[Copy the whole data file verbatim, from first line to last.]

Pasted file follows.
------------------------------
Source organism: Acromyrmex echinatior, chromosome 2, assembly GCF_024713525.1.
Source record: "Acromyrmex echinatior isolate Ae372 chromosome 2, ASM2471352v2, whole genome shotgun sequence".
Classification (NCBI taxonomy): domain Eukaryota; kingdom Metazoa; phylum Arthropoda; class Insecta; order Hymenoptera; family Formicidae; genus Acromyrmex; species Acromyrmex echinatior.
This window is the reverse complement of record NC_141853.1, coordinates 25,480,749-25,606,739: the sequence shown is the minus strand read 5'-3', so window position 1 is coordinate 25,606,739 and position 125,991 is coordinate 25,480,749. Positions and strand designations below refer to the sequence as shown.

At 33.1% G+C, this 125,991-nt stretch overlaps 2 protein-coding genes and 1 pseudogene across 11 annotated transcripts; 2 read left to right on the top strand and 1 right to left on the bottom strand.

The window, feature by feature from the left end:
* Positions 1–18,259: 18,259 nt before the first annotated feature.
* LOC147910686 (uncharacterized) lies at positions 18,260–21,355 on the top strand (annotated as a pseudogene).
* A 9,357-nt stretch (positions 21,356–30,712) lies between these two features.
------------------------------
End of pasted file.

Source organism: Acromyrmex echinatior, chromosome 2, assembly GCF_024713525.1.
Source record: "Acromyrmex echinatior isolate Ae372 chromosome 2, ASM2471352v2, whole genome shotgun sequence".
Classification (NCBI taxonomy): domain Eukaryota; kingdom Metazoa; phylum Arthropoda; class Insecta; order Hymenoptera; family Formicidae; genus Acromyrmex; species Acromyrmex echinatior.
This window is the reverse complement of record NC_141853.1, coordinates 25,480,749-25,606,739: the sequence shown is the minus strand read 5'-3', so window position 1 is coordinate 25,606,739 and position 125,991 is coordinate 25,480,749. Positions and strand designations below refer to the sequence as shown.

At 33.1% G+C, this 125,991-nt stretch overlaps 2 protein-coding genes and 1 pseudogene across 11 annotated transcripts; 2 read left to right on the top strand and 1 right to left on the bottom strand.

The window, feature by feature from the left end:
* Positions 1–18,259: 18,259 nt before the first annotated feature.
* LOC147910686 (uncharacterized) lies at positions 18,260–21,355 on the top strand (annotated as a pseudogene).
* A 9,357-nt stretch (positions 21,356–30,712) lies between these two features.